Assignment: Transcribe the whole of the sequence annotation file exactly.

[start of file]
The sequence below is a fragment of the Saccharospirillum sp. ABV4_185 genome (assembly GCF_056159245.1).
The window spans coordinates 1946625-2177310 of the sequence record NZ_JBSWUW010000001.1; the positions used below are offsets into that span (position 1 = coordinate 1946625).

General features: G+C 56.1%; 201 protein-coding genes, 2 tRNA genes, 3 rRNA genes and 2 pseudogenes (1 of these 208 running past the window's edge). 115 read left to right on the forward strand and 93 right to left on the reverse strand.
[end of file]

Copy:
The sequence below is a fragment of the Saccharospirillum sp. ABV4_185 genome (assembly GCF_056159245.1).
The window spans coordinates 1946625-2177310 of the sequence record NZ_JBSWUW010000001.1; the positions used below are offsets into that span (position 1 = coordinate 1946625).

General features: G+C 56.1%; 201 protein-coding genes, 2 tRNA genes, 3 rRNA genes and 2 pseudogenes (1 of these 208 running past the window's edge). 115 read left to right on the forward strand and 93 right to left on the reverse strand.